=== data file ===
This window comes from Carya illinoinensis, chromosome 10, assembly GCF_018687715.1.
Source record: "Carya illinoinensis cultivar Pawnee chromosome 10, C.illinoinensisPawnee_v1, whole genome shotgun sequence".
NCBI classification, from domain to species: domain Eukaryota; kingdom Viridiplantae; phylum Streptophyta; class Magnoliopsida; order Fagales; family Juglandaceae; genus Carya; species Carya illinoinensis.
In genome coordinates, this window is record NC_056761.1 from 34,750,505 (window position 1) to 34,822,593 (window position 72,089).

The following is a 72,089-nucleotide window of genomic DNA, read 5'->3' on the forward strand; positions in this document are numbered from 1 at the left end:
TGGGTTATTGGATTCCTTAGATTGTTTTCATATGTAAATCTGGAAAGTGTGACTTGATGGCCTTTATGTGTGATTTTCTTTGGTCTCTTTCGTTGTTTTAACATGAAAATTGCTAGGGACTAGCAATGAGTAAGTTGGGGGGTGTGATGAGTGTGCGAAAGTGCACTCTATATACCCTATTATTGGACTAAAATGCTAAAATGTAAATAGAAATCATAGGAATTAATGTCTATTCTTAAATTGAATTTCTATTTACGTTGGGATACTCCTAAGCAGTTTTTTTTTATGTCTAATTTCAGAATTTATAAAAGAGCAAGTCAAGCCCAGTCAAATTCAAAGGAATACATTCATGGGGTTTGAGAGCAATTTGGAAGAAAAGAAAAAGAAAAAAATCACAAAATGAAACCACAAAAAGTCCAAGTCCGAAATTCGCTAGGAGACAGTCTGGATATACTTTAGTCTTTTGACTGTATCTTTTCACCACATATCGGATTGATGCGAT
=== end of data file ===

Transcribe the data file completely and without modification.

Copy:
This window comes from Carya illinoinensis, chromosome 10, assembly GCF_018687715.1.
Source record: "Carya illinoinensis cultivar Pawnee chromosome 10, C.illinoinensisPawnee_v1, whole genome shotgun sequence".
NCBI classification, from domain to species: domain Eukaryota; kingdom Viridiplantae; phylum Streptophyta; class Magnoliopsida; order Fagales; family Juglandaceae; genus Carya; species Carya illinoinensis.
In genome coordinates, this window is record NC_056761.1 from 34,750,505 (window position 1) to 34,822,593 (window position 72,089).

The following is a 72,089-nucleotide window of genomic DNA, read 5'->3' on the forward strand; positions in this document are numbered from 1 at the left end:
TGGGTTATTGGATTCCTTAGATTGTTTTCATATGTAAATCTGGAAAGTGTGACTTGATGGCCTTTATGTGTGATTTTCTTTGGTCTCTTTCGTTGTTTTAACATGAAAATTGCTAGGGACTAGCAATGAGTAAGTTGGGGGGTGTGATGAGTGTGCGAAAGTGCACTCTATATACCCTATTATTGGACTAAAATGCTAAAATGTAAATAGAAATCATAGGAATTAATGTCTATTCTTAAATTGAATTTCTATTTACGTTGGGATACTCCTAAGCAGTTTTTTTTTATGTCTAATTTCAGAATTTATAAAAGAGCAAGTCAAGCCCAGTCAAATTCAAAGGAATACATTCATGGGGTTTGAGAGCAATTTGGAAGAAAAGAAAAAGAAAAAAATCACAAAATGAAACCACAAAAAGTCCAAGTCCGAAATTCGCTAGGAGACAGTCTGGATATACTTTAGTCTTTTGACTGTATCTTTTCACCACATATCGGATTGATGCGAT